UWG President Dr. Kelly standing outside building before unveiling new Strategic Plan
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Becoming UWG: President Explains Unveiled Strategic Plan

“For the first time, students are hiring college to do something for them. This wasn’t true for my generation.” said Dr. Brendan Kelly president of the University of West Georgia.“ We are entering a new time in higher education,” said President Kelly. I had the pleasure of interviewing him last week after the unveiling of UWG’s Becoming UWG strategic plan.

This plan will guide all of the university’s decision making until 2026. While the plan prepares for the next generation of students, it will have an effect on current students. The three pillars of the plan are placemaking, relevance, and competitiveness. They were born out of three hundred hours of discovery sessions that 1,300 students, faculty, staff, alumni, community leaders and other stakeholders participated in. 

“[The pillars] started as a basis for thinking, and led to places that the institution was going to lean in,” said Kelly. “Students today are emerging from a new time. We want to make sure that we’re relevant to them.” The priority of relevance pertains to how the university will connect students to the outside world.

“[We want to] make certain that students experience continuity of place,” said Kelly. “Sense of place matters. [We want to] make sure that when people encounter UWG, it’s special.”

Kelly emphasized the importance of created space when discussing placemaking. He included intentionally creating tradition, events with positive, memorable experiences, and making sure that students remember their connections with the university and their memories made here.. “Intentionally connecting alums to current students creates those critical bonds,” said Kelly.  All of these building blocks add up to create a “holistic sense of community”. He highlighted mentorship, giving anecdotal evidence of his own experiences with students at UWG.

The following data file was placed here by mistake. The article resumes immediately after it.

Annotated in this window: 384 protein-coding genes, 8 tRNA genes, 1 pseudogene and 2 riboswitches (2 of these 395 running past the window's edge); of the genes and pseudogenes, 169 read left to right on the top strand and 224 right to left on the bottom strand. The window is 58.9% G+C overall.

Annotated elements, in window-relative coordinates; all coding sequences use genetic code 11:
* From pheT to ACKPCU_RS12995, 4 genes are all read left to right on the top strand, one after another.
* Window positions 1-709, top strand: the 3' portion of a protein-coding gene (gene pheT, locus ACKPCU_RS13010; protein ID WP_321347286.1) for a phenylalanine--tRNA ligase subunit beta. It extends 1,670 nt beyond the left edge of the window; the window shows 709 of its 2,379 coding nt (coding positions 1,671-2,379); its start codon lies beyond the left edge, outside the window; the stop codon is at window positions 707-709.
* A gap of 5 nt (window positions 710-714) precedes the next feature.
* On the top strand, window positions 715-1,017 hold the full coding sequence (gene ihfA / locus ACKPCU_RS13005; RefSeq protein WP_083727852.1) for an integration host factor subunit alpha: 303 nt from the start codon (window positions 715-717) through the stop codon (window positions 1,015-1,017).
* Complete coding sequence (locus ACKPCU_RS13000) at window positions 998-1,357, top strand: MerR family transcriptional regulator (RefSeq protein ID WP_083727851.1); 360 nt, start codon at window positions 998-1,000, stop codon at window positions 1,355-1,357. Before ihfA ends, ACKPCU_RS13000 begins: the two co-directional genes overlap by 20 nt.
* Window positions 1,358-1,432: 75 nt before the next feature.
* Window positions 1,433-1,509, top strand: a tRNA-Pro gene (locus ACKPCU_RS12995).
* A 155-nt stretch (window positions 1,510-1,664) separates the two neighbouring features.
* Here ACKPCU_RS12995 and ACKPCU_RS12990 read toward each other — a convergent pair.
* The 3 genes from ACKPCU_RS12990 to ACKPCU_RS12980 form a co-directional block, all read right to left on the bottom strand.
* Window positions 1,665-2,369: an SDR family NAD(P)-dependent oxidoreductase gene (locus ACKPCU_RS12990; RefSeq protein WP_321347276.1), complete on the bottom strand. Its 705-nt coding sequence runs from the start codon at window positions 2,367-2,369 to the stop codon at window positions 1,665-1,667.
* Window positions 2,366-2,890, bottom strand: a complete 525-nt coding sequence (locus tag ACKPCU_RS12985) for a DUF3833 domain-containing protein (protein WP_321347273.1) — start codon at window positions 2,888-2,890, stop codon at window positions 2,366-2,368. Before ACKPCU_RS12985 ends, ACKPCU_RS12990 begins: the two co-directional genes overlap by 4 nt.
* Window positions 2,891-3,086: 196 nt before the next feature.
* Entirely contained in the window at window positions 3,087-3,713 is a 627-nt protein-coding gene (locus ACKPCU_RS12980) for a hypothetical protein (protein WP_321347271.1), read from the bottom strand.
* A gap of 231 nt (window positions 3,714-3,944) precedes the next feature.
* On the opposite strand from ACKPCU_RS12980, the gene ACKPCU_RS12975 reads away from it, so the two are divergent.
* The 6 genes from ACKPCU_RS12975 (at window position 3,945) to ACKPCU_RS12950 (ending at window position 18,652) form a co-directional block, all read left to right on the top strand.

“[We are] always answering the question of how well we match up to the expectations of the industry. [It’s] different for each discipline. We’re going to answer that question all the time to constantly get better,” said Kelly when asked about competitiveness. This is essential for UWG to keep up with the growing demands of the workforce on this generation. “Higher public education has evolved. The mindset is different. Companies now depend on higher education.” 

“Education should be constantly evolving over time,” said Kelly. “Academic programs have a call for action, discussion, and ambition. [They] adapt over time.” Kelly said this approach gives the university time to advance, answer important questions, and redirect accordingly when other institutions are unwilling to. 

Students, both current and future, might be wondering what this plan will change for their experience at UWG. Kelly said that the momentum center is the first example. 

“The hardest part of what you’re doing here should be what you’re doing in class, not running around for a payment issue.” Additionally, he wants to create more spaces like the patio outside of the campus center that invite students to connect with each other. Parking is another problem that he wants to solve for students. 

“Few of us would buy a house if the garage was half a mile away.” He emphasised spaces for community several times, stating that at every turn, we should be finding a new way to connect with people. 

Overall, Kelly and those involved in creating the strategic plan seem determined to make UWG a “first choice university” in the coming years.

“Choice changes all the time,” said Kelly.  “Being first is a standard that is set.” 

Photo by UMC

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